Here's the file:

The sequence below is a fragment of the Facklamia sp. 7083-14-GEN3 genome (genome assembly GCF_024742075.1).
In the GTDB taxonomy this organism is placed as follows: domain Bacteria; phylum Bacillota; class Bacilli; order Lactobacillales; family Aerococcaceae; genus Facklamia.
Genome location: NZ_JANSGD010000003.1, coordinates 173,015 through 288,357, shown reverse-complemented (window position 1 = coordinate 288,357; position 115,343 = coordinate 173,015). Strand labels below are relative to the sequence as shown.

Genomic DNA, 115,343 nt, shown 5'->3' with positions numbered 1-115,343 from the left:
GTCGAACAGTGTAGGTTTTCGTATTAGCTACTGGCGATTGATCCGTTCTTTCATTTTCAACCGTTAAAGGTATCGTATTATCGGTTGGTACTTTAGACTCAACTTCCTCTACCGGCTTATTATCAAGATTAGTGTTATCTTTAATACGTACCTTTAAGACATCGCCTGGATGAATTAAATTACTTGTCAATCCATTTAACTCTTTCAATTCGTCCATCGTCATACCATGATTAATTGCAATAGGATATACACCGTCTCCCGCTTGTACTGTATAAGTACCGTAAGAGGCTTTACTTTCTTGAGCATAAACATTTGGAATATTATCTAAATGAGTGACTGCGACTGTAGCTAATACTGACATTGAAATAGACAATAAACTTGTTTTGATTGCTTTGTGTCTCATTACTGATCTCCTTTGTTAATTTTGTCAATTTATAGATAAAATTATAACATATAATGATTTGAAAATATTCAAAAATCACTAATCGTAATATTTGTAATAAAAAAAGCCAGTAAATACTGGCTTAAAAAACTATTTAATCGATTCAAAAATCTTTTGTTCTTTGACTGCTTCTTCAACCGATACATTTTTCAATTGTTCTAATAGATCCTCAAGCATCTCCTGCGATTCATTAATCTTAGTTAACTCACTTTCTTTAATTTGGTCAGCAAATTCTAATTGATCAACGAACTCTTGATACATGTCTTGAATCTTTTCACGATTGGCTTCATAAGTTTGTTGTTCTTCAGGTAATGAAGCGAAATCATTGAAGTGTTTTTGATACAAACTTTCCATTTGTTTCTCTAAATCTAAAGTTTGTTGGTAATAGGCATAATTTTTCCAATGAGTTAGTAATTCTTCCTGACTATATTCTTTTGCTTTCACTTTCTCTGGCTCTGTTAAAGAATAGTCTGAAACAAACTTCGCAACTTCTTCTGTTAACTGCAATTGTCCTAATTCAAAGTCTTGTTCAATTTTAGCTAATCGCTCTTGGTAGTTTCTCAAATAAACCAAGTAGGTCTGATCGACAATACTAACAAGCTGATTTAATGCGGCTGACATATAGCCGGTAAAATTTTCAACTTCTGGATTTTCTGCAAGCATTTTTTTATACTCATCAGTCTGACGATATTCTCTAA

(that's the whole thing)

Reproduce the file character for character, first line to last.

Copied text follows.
The sequence below is a fragment of the Facklamia sp. 7083-14-GEN3 genome (genome assembly GCF_024742075.1).
In the GTDB taxonomy this organism is placed as follows: domain Bacteria; phylum Bacillota; class Bacilli; order Lactobacillales; family Aerococcaceae; genus Facklamia.
Genome location: NZ_JANSGD010000003.1, coordinates 173,015 through 288,357, shown reverse-complemented (window position 1 = coordinate 288,357; position 115,343 = coordinate 173,015). Strand labels below are relative to the sequence as shown.

Genomic DNA, 115,343 nt, shown 5'->3' with positions numbered 1-115,343 from the left:
GTCGAACAGTGTAGGTTTTCGTATTAGCTACTGGCGATTGATCCGTTCTTTCATTTTCAACCGTTAAAGGTATCGTATTATCGGTTGGTACTTTAGACTCAACTTCCTCTACCGGCTTATTATCAAGATTAGTGTTATCTTTAATACGTACCTTTAAGACATCGCCTGGATGAATTAAATTACTTGTCAATCCATTTAACTCTTTCAATTCGTCCATCGTCATACCATGATTAATTGCAATAGGATATACACCGTCTCCCGCTTGTACTGTATAAGTACCGTAAGAGGCTTTACTTTCTTGAGCATAAACATTTGGAATATTATCTAAATGAGTGACTGCGACTGTAGCTAATACTGACATTGAAATAGACAATAAACTTGTTTTGATTGCTTTGTGTCTCATTACTGATCTCCTTTGTTAATTTTGTCAATTTATAGATAAAATTATAACATATAATGATTTGAAAATATTCAAAAATCACTAATCGTAATATTTGTAATAAAAAAAGCCAGTAAATACTGGCTTAAAAAACTATTTAATCGATTCAAAAATCTTTTGTTCTTTGACTGCTTCTTCAACCGATACATTTTTCAATTGTTCTAATAGATCCTCAAGCATCTCCTGCGATTCATTAATCTTAGTTAACTCACTTTCTTTAATTTGGTCAGCAAATTCTAATTGATCAACGAACTCTTGATACATGTCTTGAATCTTTTCACGATTGGCTTCATAAGTTTGTTGTTCTTCAGGTAATGAAGCGAAATCATTGAAGTGTTTTTGATACAAACTTTCCATTTGTTTCTCTAAATCTAAAGTTTGTTGGTAATAGGCATAATTTTTCCAATGAGTTAGTAATTCTTCCTGACTATATTCTTTTGCTTTCACTTTCTCTGGCTCTGTTAAAGAATAGTCTGAAACAAACTTCGCAACTTCTTCTGTTAACTGCAATTGTCCTAATTCAAAGTCTTGTTCAATTTTAGCTAATCGCTCTTGGTAGTTTCTCAAATAAACCAAGTAGGTCTGATCGACAATACTAACAAGCTGATTTAATGCGGCTGACATATAGCCGGTAAAATTTTCAACTTCTGGATTTTCTGCAAGCATTTTTTTATACTCATCAGTCTGACGATATTCTCTAA